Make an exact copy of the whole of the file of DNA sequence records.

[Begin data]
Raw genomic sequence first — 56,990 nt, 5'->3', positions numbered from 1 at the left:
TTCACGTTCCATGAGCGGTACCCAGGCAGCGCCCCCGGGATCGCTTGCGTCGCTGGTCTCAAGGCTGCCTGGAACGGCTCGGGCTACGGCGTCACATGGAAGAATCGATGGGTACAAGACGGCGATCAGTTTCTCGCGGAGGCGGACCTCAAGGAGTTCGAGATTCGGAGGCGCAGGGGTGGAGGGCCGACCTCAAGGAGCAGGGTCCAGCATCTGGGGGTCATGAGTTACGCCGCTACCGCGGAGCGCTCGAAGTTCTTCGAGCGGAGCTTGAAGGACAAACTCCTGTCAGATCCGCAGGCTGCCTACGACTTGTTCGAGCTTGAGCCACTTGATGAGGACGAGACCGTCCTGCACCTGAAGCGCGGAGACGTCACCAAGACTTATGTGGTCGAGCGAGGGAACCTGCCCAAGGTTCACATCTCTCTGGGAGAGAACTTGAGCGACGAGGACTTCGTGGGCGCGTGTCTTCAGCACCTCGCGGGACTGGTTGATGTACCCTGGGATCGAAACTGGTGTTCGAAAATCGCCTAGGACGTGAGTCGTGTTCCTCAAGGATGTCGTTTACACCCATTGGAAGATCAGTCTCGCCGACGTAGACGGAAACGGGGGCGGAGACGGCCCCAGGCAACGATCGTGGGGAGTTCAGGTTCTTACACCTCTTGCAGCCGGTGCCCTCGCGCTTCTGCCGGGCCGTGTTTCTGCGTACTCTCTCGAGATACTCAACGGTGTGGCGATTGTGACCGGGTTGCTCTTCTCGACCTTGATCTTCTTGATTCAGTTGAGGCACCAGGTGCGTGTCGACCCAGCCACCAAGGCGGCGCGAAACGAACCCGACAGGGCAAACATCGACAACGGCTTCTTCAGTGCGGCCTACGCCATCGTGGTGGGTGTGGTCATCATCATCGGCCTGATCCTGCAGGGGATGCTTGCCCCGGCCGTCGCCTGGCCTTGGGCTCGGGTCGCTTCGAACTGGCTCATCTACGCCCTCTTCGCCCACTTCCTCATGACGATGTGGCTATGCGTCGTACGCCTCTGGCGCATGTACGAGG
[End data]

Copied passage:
Raw genomic sequence first — 56,990 nt, 5'->3', positions numbered from 1 at the left:
TTCACGTTCCATGAGCGGTACCCAGGCAGCGCCCCCGGGATCGCTTGCGTCGCTGGTCTCAAGGCTGCCTGGAACGGCTCGGGCTACGGCGTCACATGGAAGAATCGATGGGTACAAGACGGCGATCAGTTTCTCGCGGAGGCGGACCTCAAGGAGTTCGAGATTCGGAGGCGCAGGGGTGGAGGGCCGACCTCAAGGAGCAGGGTCCAGCATCTGGGGGTCATGAGTTACGCCGCTACCGCGGAGCGCTCGAAGTTCTTCGAGCGGAGCTTGAAGGACAAACTCCTGTCAGATCCGCAGGCTGCCTACGACTTGTTCGAGCTTGAGCCACTTGATGAGGACGAGACCGTCCTGCACCTGAAGCGCGGAGACGTCACCAAGACTTATGTGGTCGAGCGAGGGAACCTGCCCAAGGTTCACATCTCTCTGGGAGAGAACTTGAGCGACGAGGACTTCGTGGGCGCGTGTCTTCAGCACCTCGCGGGACTGGTTGATGTACCCTGGGATCGAAACTGGTGTTCGAAAATCGCCTAGGACGTGAGTCGTGTTCCTCAAGGATGTCGTTTACACCCATTGGAAGATCAGTCTCGCCGACGTAGACGGAAACGGGGGCGGAGACGGCCCCAGGCAACGATCGTGGGGAGTTCAGGTTCTTACACCTCTTGCAGCCGGTGCCCTCGCGCTTCTGCCGGGCCGTGTTTCTGCGTACTCTCTCGAGATACTCAACGGTGTGGCGATTGTGACCGGGTTGCTCTTCTCGACCTTGATCTTCTTGATTCAGTTGAGGCACCAGGTGCGTGTCGACCCAGCCACCAAGGCGGCGCGAAACGAACCCGACAGGGCAAACATCGACAACGGCTTCTTCAGTGCGGCCTACGCCATCGTGGTGGGTGTGGTCATCATCATCGGCCTGATCCTGCAGGGGATGCTTGCCCCGGCCGTCGCCTGGCCTTGGGCTCGGGTCGCTTCGAACTGGCTCATCTACGCCCTCTTCGCCCACTTCCTCATGACGATGTGGCTATGCGTCGTACGCCTCTGGCGCATGTACGAGG